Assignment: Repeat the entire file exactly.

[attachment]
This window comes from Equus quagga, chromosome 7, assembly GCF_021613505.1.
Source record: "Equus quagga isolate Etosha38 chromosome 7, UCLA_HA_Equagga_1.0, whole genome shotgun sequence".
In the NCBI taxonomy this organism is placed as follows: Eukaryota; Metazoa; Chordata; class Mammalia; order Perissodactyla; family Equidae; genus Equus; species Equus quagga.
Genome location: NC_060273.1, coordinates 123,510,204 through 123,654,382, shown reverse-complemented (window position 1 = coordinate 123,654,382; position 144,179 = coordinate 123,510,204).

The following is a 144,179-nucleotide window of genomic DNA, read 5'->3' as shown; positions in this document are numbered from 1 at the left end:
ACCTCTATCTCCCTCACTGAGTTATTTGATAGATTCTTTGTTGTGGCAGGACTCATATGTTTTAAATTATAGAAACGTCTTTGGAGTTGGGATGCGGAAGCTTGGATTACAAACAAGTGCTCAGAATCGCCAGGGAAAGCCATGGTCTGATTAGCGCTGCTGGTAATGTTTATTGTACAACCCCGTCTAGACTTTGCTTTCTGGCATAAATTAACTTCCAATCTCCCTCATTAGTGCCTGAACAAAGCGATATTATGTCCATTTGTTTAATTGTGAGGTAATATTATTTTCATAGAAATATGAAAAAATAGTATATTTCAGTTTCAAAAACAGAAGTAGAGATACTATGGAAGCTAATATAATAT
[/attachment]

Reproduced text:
This window comes from Equus quagga, chromosome 7, assembly GCF_021613505.1.
Source record: "Equus quagga isolate Etosha38 chromosome 7, UCLA_HA_Equagga_1.0, whole genome shotgun sequence".
In the NCBI taxonomy this organism is placed as follows: Eukaryota; Metazoa; Chordata; class Mammalia; order Perissodactyla; family Equidae; genus Equus; species Equus quagga.
Genome location: NC_060273.1, coordinates 123,510,204 through 123,654,382, shown reverse-complemented (window position 1 = coordinate 123,654,382; position 144,179 = coordinate 123,510,204).

The following is a 144,179-nucleotide window of genomic DNA, read 5'->3' as shown; positions in this document are numbered from 1 at the left end:
ACCTCTATCTCCCTCACTGAGTTATTTGATAGATTCTTTGTTGTGGCAGGACTCATATGTTTTAAATTATAGAAACGTCTTTGGAGTTGGGATGCGGAAGCTTGGATTACAAACAAGTGCTCAGAATCGCCAGGGAAAGCCATGGTCTGATTAGCGCTGCTGGTAATGTTTATTGTACAACCCCGTCTAGACTTTGCTTTCTGGCATAAATTAACTTCCAATCTCCCTCATTAGTGCCTGAACAAAGCGATATTATGTCCATTTGTTTAATTGTGAGGTAATATTATTTTCATAGAAATATGAAAAAATAGTATATTTCAGTTTCAAAAACAGAAGTAGAGATACTATGGAAGCTAATATAATAT